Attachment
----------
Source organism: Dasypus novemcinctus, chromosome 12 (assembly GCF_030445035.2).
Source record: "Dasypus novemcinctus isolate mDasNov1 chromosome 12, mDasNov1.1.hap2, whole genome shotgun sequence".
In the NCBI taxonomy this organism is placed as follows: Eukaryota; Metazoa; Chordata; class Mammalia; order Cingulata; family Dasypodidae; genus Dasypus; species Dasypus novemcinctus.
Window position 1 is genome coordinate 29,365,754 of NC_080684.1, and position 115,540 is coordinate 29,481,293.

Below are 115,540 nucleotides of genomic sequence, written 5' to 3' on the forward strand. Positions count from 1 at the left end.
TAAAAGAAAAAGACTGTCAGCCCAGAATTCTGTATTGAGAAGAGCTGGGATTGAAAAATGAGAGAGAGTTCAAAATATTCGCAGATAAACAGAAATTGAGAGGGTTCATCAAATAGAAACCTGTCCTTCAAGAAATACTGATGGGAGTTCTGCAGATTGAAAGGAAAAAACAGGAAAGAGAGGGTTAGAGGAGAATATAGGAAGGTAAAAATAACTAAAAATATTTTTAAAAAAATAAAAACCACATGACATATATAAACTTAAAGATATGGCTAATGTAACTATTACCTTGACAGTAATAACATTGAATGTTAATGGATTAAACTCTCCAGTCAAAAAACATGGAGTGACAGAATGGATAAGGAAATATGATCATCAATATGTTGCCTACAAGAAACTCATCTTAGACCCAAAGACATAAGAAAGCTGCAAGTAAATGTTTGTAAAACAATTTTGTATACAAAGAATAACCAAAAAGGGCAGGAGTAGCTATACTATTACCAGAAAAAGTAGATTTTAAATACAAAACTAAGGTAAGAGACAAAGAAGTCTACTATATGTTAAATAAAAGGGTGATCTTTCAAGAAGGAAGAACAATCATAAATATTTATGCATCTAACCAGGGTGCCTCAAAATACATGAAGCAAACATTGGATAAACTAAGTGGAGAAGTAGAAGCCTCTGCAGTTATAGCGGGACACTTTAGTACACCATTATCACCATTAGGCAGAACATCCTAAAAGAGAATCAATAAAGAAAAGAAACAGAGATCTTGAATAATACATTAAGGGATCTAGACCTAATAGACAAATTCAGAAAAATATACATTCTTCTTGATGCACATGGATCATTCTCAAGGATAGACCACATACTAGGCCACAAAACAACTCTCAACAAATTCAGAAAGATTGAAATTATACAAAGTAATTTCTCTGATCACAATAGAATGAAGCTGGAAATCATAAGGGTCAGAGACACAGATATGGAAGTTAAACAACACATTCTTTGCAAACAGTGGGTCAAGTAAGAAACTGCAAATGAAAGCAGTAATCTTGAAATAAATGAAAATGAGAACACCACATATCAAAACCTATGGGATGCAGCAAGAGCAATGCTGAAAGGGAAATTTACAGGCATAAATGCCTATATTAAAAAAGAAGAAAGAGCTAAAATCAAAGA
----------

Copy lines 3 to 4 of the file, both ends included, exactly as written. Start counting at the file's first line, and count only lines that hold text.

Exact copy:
In the NCBI taxonomy this organism is placed as follows: Eukaryota; Metazoa; Chordata; class Mammalia; order Cingulata; family Dasypodidae; genus Dasypus; species Dasypus novemcinctus.
Window position 1 is genome coordinate 29,365,754 of NC_080684.1, and position 115,540 is coordinate 29,481,293.